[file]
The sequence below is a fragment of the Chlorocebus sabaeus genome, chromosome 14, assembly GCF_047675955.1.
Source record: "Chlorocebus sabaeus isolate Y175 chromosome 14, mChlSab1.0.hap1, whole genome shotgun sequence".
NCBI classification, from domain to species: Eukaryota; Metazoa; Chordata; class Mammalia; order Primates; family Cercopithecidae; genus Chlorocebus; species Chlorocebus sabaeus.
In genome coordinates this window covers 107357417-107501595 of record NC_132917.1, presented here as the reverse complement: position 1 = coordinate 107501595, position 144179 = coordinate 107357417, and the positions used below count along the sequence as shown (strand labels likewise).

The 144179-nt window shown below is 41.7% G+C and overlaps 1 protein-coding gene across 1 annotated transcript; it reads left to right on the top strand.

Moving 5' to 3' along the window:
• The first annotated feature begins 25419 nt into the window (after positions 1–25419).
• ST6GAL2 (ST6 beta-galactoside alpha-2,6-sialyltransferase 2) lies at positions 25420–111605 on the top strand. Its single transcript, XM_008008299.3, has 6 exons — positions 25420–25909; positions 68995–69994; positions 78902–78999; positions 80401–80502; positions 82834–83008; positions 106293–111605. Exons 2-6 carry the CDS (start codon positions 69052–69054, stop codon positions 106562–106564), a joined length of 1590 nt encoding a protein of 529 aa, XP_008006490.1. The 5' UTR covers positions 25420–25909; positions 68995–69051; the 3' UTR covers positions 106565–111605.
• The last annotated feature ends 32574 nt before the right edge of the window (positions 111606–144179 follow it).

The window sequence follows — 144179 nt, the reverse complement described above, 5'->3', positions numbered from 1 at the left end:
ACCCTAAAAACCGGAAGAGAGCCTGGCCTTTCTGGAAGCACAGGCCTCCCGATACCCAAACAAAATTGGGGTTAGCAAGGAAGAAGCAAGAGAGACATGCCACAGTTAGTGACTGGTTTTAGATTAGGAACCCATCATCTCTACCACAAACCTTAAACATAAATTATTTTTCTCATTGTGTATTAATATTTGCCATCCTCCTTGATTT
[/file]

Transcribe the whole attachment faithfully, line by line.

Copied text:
The sequence below is a fragment of the Chlorocebus sabaeus genome, chromosome 14, assembly GCF_047675955.1.
Source record: "Chlorocebus sabaeus isolate Y175 chromosome 14, mChlSab1.0.hap1, whole genome shotgun sequence".
NCBI classification, from domain to species: Eukaryota; Metazoa; Chordata; class Mammalia; order Primates; family Cercopithecidae; genus Chlorocebus; species Chlorocebus sabaeus.
In genome coordinates this window covers 107357417-107501595 of record NC_132917.1, presented here as the reverse complement: position 1 = coordinate 107501595, position 144179 = coordinate 107357417, and the positions used below count along the sequence as shown (strand labels likewise).

The 144179-nt window shown below is 41.7% G+C and overlaps 1 protein-coding gene across 1 annotated transcript; it reads left to right on the top strand.

Moving 5' to 3' along the window:
• The first annotated feature begins 25419 nt into the window (after positions 1–25419).
• ST6GAL2 (ST6 beta-galactoside alpha-2,6-sialyltransferase 2) lies at positions 25420–111605 on the top strand. Its single transcript, XM_008008299.3, has 6 exons — positions 25420–25909; positions 68995–69994; positions 78902–78999; positions 80401–80502; positions 82834–83008; positions 106293–111605. Exons 2-6 carry the CDS (start codon positions 69052–69054, stop codon positions 106562–106564), a joined length of 1590 nt encoding a protein of 529 aa, XP_008006490.1. The 5' UTR covers positions 25420–25909; positions 68995–69051; the 3' UTR covers positions 106565–111605.
• The last annotated feature ends 32574 nt before the right edge of the window (positions 111606–144179 follow it).

The window sequence follows — 144179 nt, the reverse complement described above, 5'->3', positions numbered from 1 at the left end:
ACCCTAAAAACCGGAAGAGAGCCTGGCCTTTCTGGAAGCACAGGCCTCCCGATACCCAAACAAAATTGGGGTTAGCAAGGAAGAAGCAAGAGAGACATGCCACAGTTAGTGACTGGTTTTAGATTAGGAACCCATCATCTCTACCACAAACCTTAAACATAAATTATTTTTCTCATTGTGTATTAATATTTGCCATCCTCCTTGATTT